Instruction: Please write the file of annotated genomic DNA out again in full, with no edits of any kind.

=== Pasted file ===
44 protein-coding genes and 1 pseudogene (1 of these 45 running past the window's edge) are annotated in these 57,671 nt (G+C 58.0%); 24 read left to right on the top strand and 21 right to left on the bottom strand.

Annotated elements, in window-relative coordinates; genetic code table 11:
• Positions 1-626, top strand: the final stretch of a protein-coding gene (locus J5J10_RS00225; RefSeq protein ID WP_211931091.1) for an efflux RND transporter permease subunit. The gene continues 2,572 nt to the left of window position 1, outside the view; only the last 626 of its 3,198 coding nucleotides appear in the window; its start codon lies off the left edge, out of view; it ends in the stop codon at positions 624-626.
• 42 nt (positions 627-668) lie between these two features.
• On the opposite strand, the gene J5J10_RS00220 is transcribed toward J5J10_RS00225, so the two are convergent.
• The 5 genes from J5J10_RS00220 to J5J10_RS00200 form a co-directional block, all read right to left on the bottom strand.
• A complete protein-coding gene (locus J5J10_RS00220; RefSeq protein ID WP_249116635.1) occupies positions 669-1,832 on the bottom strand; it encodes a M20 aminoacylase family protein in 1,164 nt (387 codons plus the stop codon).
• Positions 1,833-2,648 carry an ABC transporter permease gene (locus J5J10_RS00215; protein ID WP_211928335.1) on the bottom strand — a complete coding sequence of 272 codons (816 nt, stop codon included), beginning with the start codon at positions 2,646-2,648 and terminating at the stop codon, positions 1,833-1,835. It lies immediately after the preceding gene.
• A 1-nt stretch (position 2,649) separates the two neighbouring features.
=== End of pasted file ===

44 protein-coding genes and 1 pseudogene (1 of these 45 running past the window's edge) are annotated in these 57,671 nt (G+C 58.0%); 24 read left to right on the top strand and 21 right to left on the bottom strand.

Annotated elements, in window-relative coordinates; genetic code table 11:
• Positions 1-626, top strand: the final stretch of a protein-coding gene (locus J5J10_RS00225; RefSeq protein ID WP_211931091.1) for an efflux RND transporter permease subunit. The gene continues 2,572 nt to the left of window position 1, outside the view; only the last 626 of its 3,198 coding nucleotides appear in the window; its start codon lies off the left edge, out of view; it ends in the stop codon at positions 624-626.
• 42 nt (positions 627-668) lie between these two features.
• On the opposite strand, the gene J5J10_RS00220 is transcribed toward J5J10_RS00225, so the two are convergent.
• The 5 genes from J5J10_RS00220 to J5J10_RS00200 form a co-directional block, all read right to left on the bottom strand.
• A complete protein-coding gene (locus J5J10_RS00220; RefSeq protein ID WP_249116635.1) occupies positions 669-1,832 on the bottom strand; it encodes a M20 aminoacylase family protein in 1,164 nt (387 codons plus the stop codon).
• Positions 1,833-2,648 carry an ABC transporter permease gene (locus J5J10_RS00215; protein ID WP_211928335.1) on the bottom strand — a complete coding sequence of 272 codons (816 nt, stop codon included), beginning with the start codon at positions 2,646-2,648 and terminating at the stop codon, positions 1,833-1,835. It lies immediately after the preceding gene.
• A 1-nt stretch (position 2,649) separates the two neighbouring features.